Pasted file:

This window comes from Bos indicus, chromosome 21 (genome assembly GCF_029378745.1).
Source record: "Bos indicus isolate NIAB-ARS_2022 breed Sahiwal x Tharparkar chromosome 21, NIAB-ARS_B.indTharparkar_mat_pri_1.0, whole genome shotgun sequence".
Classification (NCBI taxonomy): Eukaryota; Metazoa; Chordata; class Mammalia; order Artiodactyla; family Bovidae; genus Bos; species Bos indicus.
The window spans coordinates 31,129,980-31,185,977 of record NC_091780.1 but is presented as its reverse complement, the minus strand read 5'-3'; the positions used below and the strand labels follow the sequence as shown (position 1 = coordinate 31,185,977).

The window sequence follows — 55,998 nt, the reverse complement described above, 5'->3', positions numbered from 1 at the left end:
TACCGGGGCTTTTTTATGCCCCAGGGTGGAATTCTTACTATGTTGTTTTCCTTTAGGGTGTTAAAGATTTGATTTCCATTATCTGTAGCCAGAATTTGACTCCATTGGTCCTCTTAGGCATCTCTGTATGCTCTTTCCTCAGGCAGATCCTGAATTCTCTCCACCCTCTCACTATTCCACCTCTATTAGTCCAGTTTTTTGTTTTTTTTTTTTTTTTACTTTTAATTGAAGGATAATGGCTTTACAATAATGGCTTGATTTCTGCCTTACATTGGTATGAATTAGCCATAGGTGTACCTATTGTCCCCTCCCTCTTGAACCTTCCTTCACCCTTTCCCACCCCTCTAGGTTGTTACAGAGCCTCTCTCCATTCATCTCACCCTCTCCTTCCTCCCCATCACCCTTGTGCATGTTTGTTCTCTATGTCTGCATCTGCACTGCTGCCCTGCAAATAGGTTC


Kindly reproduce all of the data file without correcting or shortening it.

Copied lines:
This window comes from Bos indicus, chromosome 21 (genome assembly GCF_029378745.1).
Source record: "Bos indicus isolate NIAB-ARS_2022 breed Sahiwal x Tharparkar chromosome 21, NIAB-ARS_B.indTharparkar_mat_pri_1.0, whole genome shotgun sequence".
Classification (NCBI taxonomy): Eukaryota; Metazoa; Chordata; class Mammalia; order Artiodactyla; family Bovidae; genus Bos; species Bos indicus.
The window spans coordinates 31,129,980-31,185,977 of record NC_091780.1 but is presented as its reverse complement, the minus strand read 5'-3'; the positions used below and the strand labels follow the sequence as shown (position 1 = coordinate 31,185,977).

The window sequence follows — 55,998 nt, the reverse complement described above, 5'->3', positions numbered from 1 at the left end:
TACCGGGGCTTTTTTATGCCCCAGGGTGGAATTCTTACTATGTTGTTTTCCTTTAGGGTGTTAAAGATTTGATTTCCATTATCTGTAGCCAGAATTTGACTCCATTGGTCCTCTTAGGCATCTCTGTATGCTCTTTCCTCAGGCAGATCCTGAATTCTCTCCACCCTCTCACTATTCCACCTCTATTAGTCCAGTTTTTTGTTTTTTTTTTTTTTTTACTTTTAATTGAAGGATAATGGCTTTACAATAATGGCTTGATTTCTGCCTTACATTGGTATGAATTAGCCATAGGTGTACCTATTGTCCCCTCCCTCTTGAACCTTCCTTCACCCTTTCCCACCCCTCTAGGTTGTTACAGAGCCTCTCTCCATTCATCTCACCCTCTCCTTCCTCCCCATCACCCTTGTGCATGTTTGTTCTCTATGTCTGCATCTGCACTGCTGCCCTGCAAATAGGTTC